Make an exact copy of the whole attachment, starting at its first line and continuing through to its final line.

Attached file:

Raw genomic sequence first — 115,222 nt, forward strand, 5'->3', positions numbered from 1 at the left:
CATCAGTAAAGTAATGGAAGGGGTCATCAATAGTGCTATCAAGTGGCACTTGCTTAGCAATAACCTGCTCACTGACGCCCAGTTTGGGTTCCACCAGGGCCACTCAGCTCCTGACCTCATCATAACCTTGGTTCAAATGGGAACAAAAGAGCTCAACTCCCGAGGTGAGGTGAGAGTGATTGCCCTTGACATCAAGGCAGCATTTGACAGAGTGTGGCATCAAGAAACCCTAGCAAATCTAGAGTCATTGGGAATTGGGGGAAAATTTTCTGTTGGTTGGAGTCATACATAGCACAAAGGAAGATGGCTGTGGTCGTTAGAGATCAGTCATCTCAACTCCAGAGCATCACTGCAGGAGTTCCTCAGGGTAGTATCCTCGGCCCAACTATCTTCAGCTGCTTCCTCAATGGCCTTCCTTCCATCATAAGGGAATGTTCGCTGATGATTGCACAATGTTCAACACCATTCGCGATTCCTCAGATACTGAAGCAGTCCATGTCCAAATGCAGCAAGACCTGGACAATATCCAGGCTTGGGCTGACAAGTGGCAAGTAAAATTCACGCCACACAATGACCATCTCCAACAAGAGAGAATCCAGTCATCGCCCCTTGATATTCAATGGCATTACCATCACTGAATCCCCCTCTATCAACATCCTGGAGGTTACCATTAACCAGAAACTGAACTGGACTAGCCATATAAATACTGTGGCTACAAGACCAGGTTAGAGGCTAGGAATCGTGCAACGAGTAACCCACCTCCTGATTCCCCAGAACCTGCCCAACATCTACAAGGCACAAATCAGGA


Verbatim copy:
Raw genomic sequence first — 115,222 nt, forward strand, 5'->3', positions numbered from 1 at the left:
CATCAGTAAAGTAATGGAAGGGGTCATCAATAGTGCTATCAAGTGGCACTTGCTTAGCAATAACCTGCTCACTGACGCCCAGTTTGGGTTCCACCAGGGCCACTCAGCTCCTGACCTCATCATAACCTTGGTTCAAATGGGAACAAAAGAGCTCAACTCCCGAGGTGAGGTGAGAGTGATTGCCCTTGACATCAAGGCAGCATTTGACAGAGTGTGGCATCAAGAAACCCTAGCAAATCTAGAGTCATTGGGAATTGGGGGAAAATTTTCTGTTGGTTGGAGTCATACATAGCACAAAGGAAGATGGCTGTGGTCGTTAGAGATCAGTCATCTCAACTCCAGAGCATCACTGCAGGAGTTCCTCAGGGTAGTATCCTCGGCCCAACTATCTTCAGCTGCTTCCTCAATGGCCTTCCTTCCATCATAAGGGAATGTTCGCTGATGATTGCACAATGTTCAACACCATTCGCGATTCCTCAGATACTGAAGCAGTCCATGTCCAAATGCAGCAAGACCTGGACAATATCCAGGCTTGGGCTGACAAGTGGCAAGTAAAATTCACGCCACACAATGACCATCTCCAACAAGAGAGAATCCAGTCATCGCCCCTTGATATTCAATGGCATTACCATCACTGAATCCCCCTCTATCAACATCCTGGAGGTTACCATTAACCAGAAACTGAACTGGACTAGCCATATAAATACTGTGGCTACAAGACCAGGTTAGAGGCTAGGAATCGTGCAACGAGTAACCCACCTCCTGATTCCCCAGAACCTGCCCAACATCTACAAGGCACAAATCAGGA